U.S. - Illinois pay data reporting law guide

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Introduction

In March 2021, SB1480 was passed in the state of Illinois, amending the state's Equal Pay Act of 2003,  the Illinois Business Corporation Act, and the Illinois Human Rights Act. Private Illinois employers with 100 or more employees in Illinois and that are also required to file an EEO-1 report must now apply for and obtain an Equal Pay Registration Certificate (EPRC). 

Illinois has some of the most stringent pay equity requirements in the United States, including an equal pay mandate for temporary workers, (HB2862 ) beginning April 1, 2024. Pay transparency legislation, (HB1329) comes into force on Jan. 1, 2025.

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Illinois Pay Data Reporting Requirements

Who Needs to Report? 

Private employers with at least 100 employees in Illinois AND that are required to file an EEO-1 report are required to obtain an Illinois Equal Pay Registration Certificate.

What to Report?

Applicable employers must collect the following information for submission to Illinois Department of Labor (IDOL): 

Employee Pay and Demographic Data: Employers must submit a detailed list (CSV format) of all employees employed during the calendar year immediately preceding the filing year. This employee level breakdown will contain information on employee's gender, race/ethnicity, earnings and job function, amongst other details. 

Equal Pay Compliance Statement (EPCS): A corporate officer, legal counsel, or authorized agent of the business must certify compliance with, and implementation of, the Equal Pay Act of 2003, other federal and state anti-discrimination laws, and equal pay and opportunity policies.

Statements that require certification include:

  1. Compliance with Title VII of the Civil Rights Act of 1964 (42 U.S.C. § 2000e); The Equal Pay Act of 1963 (29 U.S.C. § 206); The Illinois Human Rights Act (775 ILCS 5); The Equal Wage Act (820 ILCS 110); and The Equal Pay Act of 2003 (820 ILCS 112);
  2. Confirmation that average pay for female (or minority) employees isn't consistently below the average pay for male (or non-minority) employees within each EEO-1 job category taking into account factors that can explain pay disparities, such as job requirements, experience, skill, effort, responsibility, education, location, and other mitigating factors.
  3. Decisions regarding an employee's job classification, as well as retention and promotion opportunities, are made without regard to sex.
  4. Wage and benefit disparities are corrected when identified.
  5. Wages and benefits of employees are evaluated on a regular cadence. Employers will need to specify the cadence of such evaluations.
  6. Employee compensation and benefits are determined using a non-discriminatory methodology. Employers will need to specify the method applied, such as:
    • A market pricing approach.
    • State Prevailing Wage or collective bargaining agreement requirements.
    • A performance pay system.
    • An internal analysis.
    • An alternative approach.

Where and When to Report? 

Applications for certification are made by submitting the Pay and Demographic Data Report and the certified EPRC compliance statement through the EPRC portal.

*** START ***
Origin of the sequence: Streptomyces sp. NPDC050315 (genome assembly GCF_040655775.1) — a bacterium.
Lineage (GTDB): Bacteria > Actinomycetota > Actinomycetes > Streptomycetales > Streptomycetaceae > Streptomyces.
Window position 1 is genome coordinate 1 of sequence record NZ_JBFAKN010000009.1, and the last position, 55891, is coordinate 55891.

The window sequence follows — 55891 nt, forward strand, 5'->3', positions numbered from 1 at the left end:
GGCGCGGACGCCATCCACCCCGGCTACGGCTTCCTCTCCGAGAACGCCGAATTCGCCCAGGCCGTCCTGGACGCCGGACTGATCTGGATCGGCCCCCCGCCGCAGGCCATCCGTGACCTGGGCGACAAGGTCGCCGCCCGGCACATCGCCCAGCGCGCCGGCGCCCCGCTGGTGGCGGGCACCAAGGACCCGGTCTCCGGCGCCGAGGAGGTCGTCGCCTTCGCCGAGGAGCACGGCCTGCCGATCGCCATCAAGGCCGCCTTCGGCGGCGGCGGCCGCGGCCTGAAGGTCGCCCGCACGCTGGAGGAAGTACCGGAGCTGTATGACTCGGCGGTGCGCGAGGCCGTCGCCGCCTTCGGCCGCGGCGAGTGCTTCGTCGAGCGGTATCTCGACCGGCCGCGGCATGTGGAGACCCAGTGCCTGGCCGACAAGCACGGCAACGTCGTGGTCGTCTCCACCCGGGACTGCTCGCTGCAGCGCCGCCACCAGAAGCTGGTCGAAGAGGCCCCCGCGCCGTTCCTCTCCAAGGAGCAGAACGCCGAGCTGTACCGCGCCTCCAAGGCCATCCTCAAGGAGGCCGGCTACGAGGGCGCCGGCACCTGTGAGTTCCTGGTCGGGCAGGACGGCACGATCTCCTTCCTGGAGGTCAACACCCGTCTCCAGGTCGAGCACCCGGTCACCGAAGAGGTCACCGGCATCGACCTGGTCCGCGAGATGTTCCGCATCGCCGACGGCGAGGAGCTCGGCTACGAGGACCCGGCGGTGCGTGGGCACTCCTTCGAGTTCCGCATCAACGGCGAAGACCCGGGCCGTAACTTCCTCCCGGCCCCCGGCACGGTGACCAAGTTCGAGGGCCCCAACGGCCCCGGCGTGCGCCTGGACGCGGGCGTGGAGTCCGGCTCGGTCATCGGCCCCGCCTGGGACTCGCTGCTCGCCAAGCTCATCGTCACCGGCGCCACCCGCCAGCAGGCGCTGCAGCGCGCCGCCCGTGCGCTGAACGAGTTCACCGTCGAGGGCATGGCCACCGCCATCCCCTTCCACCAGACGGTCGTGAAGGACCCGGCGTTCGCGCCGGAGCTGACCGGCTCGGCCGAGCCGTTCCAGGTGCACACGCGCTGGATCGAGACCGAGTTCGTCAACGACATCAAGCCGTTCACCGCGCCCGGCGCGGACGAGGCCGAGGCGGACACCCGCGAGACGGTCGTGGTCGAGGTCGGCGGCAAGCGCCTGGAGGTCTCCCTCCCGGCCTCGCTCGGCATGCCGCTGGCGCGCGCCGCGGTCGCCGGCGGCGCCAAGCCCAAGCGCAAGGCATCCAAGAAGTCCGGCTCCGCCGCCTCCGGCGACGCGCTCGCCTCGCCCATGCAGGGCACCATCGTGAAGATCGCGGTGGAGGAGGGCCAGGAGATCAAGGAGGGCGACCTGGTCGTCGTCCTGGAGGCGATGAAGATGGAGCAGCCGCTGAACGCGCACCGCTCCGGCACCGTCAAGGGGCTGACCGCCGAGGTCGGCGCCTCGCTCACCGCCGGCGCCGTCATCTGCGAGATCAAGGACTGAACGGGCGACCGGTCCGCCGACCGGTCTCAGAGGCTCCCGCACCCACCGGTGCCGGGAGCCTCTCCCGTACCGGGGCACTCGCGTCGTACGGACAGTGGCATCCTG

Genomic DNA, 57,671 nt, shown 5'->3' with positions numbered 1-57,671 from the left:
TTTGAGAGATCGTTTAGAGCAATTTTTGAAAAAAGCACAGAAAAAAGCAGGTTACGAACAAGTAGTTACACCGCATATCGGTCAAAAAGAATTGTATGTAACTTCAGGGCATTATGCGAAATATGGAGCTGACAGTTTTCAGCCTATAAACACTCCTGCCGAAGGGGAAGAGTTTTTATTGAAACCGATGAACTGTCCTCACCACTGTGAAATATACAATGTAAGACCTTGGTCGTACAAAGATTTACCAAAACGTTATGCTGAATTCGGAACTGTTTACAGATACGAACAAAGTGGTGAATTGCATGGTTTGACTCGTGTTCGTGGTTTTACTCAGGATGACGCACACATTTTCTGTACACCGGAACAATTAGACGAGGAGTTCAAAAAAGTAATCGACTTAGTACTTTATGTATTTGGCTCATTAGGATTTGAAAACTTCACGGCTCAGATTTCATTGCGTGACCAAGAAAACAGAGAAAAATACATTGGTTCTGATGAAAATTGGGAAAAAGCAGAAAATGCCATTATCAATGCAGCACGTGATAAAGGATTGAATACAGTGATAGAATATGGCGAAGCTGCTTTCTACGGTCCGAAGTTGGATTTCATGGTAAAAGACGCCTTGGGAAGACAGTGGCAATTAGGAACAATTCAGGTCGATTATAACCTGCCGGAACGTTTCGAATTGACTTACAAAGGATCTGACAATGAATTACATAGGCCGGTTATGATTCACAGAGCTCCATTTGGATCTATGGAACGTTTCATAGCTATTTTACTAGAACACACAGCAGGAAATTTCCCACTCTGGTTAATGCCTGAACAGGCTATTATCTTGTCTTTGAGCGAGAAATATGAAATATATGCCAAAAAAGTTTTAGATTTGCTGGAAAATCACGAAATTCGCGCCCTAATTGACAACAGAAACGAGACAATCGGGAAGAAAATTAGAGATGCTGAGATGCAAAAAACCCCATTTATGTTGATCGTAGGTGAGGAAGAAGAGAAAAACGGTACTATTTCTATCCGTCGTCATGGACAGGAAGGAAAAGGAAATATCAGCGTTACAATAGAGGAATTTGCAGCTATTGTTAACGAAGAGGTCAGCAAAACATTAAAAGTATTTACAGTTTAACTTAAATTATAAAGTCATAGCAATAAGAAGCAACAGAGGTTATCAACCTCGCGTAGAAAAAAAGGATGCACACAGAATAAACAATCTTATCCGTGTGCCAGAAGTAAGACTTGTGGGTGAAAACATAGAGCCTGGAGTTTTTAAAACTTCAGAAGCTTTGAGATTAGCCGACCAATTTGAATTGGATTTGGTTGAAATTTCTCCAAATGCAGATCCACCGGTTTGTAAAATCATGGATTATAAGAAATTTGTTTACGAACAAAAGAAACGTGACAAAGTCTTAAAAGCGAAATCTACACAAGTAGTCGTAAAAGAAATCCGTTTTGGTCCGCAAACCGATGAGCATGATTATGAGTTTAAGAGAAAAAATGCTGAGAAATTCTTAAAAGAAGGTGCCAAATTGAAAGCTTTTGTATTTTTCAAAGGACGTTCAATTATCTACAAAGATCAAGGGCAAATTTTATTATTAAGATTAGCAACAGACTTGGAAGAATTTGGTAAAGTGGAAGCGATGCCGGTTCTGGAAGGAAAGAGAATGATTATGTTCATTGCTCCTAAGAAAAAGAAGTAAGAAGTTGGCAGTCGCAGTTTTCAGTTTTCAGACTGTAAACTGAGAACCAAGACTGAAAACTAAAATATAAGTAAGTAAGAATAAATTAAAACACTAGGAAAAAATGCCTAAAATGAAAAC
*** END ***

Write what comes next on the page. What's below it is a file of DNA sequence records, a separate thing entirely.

Deadline: Employers meeting the 100+ Illinois employee threshold will receive a deadline assigned by IDOL. If an eligible employer does not receive notice from IDOL, or if a business expands to 100 or more employees, they must submit their contact information to the department. IDOL's website will host an open link for businesses to enter their details to ensure compliance.

Cadence: Recertification is required every two years. New companies meeting the employee threshold must obtain an EPRC within three years of starting operations.

Illinois Employment Equity Standards

Equal Pay Act 2003: Illinois' Equal Pay Act prohibits employers with four or more employees from pay discrimination based on the "same or substantially similar work," unless mitigating factors apply such as seniority or merit systems. Specifically, the act has two protected classes, sex and African-American employees. 

Equal Pay Mandate for Temporary Workers: HB 2862 significantly expands Illinois'  Day and Temporary Labor Services Act . The mandate applies to temporary workers performing the same or substantially similar work on jobs which require "substantially similar skill, effort, and responsibility."

Contract workers must work for 90 days before the equal pay law applies, which excludes clerical and professional work. The calculation of 90 calendar days begins on April 1, 2024. 

Illinois Pay Transparency Requirements

Pay transparency bill HB3129 comes into force on Jan. 1, 2025.

Every job listing must include "pay scale and benefits information" defined as "the wage or salary, or the wage or salary range, and a general description of the benefits and other compensation, including, but not limited to, bonuses, stock options, or other incentives the employer reasonably expects in good faith to offer for the position, set by reference to any applicable pay scale, the previously determined range for the position, the actual range of others currently holding equivalent positions, or the budgeted amount for the position, as applicable."

Employers can provide a hyperlink to a publicly viewable web page that includes the pay scale and benefits information. While the current salary history ban stays in place, companies can inquire about candidates' salary or wage expectations.

In addition, the bill requires organizations to post all opportunities for promotion to all current employees within 14 calendar days after an external job posting is published.